US sociologist Anthony Oberschall, the first prosecution witness at the trial of the Serbian Radical Party leader, analyzes the contents of the 'xenophobic nationalist' discourse Seselj used to 'advocate and justify the violence of Serbs against non-Serbs'

Anthony Oberschall, witness in the Seselj trialAnthony Oberschall, witness in the Seselj trial

The prosecution opened its case today at the trial of Vojislav Seselj, for crimes against humanity in Croatia, BH and Vojvodina, with its first witness, US sociologist Anthony Oberschall. He authored the report on how the Serbian Radical Party leader used his nationalist propaganda to 'advocate and justify the violence of Serbs against the non-Serbs'.

Analyzing the contents of more than 400 Seselj's texts, speeches, radio and TV appearances and newspaper interviews from 1990 to 1994, Oberschall found that he continuously repeats same message: the Serbian population is victimized and facing threats. According to Oberschall, Seselj used this message to emphasize the 'nationalist crisis' frame in inter-ethnic relations and to 'morally justify collective violence'.

Seselj's discourse of 'xenophobic nationalism', the witness described, typically begins with the 'glorification of Serbs' as 'a great nation' that was, in the course of its history, often a victim of external and internal enemies, suffering heinous injustice and facing 'threats' today. Seselj signaled that in most cases the source of 'foreign threat' were the West and Western powers, followed by Europe and the European Union, and by the Vatican, Hungary, Turkey, Albania and other unspecified foreign sources. The sources of 'internal threats' were even more diverse: first, those were other ethnic or religious groups – Croats, Slovenes, Kosovo Albanians and Muslim fundamentalists, then the Communist regime, Serbian communist leaders, unpatriotic Serbian media, various traitors of the Serbian nation and a number of political leaders that Seselj had differences with at various points in time.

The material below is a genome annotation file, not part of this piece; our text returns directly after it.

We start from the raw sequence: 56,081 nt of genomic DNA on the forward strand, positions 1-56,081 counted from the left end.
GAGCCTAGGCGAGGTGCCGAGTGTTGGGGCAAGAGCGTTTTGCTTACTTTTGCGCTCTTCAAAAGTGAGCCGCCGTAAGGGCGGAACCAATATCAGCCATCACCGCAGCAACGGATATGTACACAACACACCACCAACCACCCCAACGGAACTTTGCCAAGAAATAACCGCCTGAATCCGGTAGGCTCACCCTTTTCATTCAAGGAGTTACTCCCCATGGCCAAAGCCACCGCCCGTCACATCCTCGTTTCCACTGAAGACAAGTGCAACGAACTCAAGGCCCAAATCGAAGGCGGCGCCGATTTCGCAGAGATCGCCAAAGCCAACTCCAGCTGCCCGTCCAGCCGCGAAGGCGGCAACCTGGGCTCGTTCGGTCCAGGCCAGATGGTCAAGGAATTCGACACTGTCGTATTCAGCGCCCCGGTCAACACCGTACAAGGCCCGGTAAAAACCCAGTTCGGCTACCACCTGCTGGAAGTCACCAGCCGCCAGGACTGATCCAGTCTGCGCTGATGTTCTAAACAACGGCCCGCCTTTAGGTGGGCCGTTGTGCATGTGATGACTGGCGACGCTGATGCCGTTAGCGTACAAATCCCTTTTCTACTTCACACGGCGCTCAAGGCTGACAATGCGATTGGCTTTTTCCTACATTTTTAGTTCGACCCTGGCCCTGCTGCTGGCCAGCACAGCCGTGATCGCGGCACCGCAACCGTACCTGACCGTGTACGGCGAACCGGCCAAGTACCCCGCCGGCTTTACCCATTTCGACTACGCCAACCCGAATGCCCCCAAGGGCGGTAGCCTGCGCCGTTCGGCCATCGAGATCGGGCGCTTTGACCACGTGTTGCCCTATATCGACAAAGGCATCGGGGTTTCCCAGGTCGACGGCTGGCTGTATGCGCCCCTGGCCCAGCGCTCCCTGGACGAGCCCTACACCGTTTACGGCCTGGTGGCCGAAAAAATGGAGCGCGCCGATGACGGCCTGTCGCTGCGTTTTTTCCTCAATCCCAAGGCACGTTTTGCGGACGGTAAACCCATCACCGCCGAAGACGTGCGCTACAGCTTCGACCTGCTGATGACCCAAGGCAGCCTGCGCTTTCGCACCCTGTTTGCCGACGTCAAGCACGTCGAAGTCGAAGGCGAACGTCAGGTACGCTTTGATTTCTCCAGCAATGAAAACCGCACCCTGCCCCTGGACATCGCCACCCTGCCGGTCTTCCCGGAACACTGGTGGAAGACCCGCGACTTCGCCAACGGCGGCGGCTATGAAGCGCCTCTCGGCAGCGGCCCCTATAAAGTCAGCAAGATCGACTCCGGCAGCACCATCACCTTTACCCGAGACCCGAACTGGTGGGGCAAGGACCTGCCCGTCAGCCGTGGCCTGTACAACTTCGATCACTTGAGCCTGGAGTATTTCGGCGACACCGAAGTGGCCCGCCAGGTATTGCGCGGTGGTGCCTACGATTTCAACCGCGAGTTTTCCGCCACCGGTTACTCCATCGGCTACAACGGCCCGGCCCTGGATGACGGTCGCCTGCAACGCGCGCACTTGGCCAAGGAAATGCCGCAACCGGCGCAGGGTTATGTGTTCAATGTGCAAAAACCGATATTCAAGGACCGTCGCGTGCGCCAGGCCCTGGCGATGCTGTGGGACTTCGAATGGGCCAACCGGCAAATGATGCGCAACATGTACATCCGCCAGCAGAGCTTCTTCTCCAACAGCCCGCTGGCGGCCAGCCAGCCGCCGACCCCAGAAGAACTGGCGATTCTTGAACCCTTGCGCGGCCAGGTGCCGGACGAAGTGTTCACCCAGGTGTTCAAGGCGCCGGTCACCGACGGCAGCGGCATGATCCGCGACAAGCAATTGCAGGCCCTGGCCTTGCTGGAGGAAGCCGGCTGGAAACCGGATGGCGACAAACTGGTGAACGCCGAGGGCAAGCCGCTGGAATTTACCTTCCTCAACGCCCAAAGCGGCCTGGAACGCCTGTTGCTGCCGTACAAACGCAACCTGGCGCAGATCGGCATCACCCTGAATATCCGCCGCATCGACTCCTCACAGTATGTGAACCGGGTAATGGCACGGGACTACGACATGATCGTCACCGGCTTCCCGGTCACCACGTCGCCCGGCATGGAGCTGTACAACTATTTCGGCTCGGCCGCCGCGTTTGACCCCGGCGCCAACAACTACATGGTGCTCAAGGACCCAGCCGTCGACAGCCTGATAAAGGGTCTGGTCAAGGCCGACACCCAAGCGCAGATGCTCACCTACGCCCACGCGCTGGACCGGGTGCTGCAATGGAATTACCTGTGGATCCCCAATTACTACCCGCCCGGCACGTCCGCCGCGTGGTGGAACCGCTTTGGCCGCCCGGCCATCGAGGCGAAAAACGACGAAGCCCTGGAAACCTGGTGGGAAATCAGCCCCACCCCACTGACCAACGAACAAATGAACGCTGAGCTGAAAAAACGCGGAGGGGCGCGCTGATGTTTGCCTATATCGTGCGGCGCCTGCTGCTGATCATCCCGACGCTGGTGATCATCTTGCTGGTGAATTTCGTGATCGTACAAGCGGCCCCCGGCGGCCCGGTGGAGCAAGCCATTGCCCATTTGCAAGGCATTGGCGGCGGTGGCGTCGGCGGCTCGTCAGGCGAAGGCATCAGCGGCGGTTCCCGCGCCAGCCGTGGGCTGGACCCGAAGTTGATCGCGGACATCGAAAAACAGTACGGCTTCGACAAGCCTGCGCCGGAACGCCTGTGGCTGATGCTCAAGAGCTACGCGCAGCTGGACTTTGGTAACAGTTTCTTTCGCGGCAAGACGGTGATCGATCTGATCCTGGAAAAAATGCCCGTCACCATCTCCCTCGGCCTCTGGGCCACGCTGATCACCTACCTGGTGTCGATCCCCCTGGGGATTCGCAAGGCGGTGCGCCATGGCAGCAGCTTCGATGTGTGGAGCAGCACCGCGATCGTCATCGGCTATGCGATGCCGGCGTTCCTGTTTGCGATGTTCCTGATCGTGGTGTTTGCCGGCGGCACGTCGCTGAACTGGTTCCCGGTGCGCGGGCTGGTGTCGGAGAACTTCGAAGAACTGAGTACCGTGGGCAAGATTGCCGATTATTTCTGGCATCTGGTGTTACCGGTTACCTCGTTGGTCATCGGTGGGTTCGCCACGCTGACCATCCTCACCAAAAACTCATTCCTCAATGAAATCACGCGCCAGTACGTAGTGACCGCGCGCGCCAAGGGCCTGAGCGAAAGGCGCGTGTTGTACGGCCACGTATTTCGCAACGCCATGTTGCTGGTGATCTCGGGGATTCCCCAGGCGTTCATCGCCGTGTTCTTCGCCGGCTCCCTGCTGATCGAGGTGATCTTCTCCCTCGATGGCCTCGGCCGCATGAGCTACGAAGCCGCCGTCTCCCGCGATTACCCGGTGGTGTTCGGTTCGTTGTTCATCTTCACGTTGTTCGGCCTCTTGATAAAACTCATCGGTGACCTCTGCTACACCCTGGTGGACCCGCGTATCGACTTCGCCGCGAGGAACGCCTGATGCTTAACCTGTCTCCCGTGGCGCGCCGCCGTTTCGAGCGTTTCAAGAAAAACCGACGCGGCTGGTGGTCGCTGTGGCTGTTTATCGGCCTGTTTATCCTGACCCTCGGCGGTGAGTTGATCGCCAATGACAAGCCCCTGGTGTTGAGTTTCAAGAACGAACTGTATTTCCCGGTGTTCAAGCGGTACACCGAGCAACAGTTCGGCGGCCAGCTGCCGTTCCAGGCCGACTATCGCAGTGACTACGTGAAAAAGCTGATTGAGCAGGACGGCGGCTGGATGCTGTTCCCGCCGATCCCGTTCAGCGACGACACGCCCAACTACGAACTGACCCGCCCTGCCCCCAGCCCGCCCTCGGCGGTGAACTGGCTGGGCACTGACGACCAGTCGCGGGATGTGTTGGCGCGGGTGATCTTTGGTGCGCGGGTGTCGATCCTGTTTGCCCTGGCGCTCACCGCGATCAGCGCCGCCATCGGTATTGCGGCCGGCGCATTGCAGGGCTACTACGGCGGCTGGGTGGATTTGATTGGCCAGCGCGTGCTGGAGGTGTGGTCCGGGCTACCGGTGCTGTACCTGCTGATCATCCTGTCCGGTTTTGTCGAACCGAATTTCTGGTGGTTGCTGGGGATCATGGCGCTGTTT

Oberschall went on to say that, according to Seselj, the extreme danger Serbs faced justified their resorting to extreme measures to protect themselves. Seselj saw this violence as justified because it was a matter of self-defense, a response to the violence initiated by others. Seselj denies that it was directed against civilians, but sees civil victims as unavoidable and justified because of the extreme danger Serbs face.

According to Oberschall, Seselj's discourse of 'xenophobic nationalism' is characterized by the dismissal of any compromise. Minorities in Serbia, or in 'Serbian territories', defined by the famous Karlobag-Ogulin-Karlovac-Virovitica line, are expected to be 'absolutely loyal' and 'totally subordinated' to the Serbian majority. Those who refused to accept this fact could 'pack and leave Serbia'.

Prosecutor Christine Dahl substantiated Oberschall's claims with the appropriate video clips showing Seselj's public speeches, TV appearances and quotes from his newspaper interviews.

The accused Seselj will cross-examine the US sociologist tomorrow.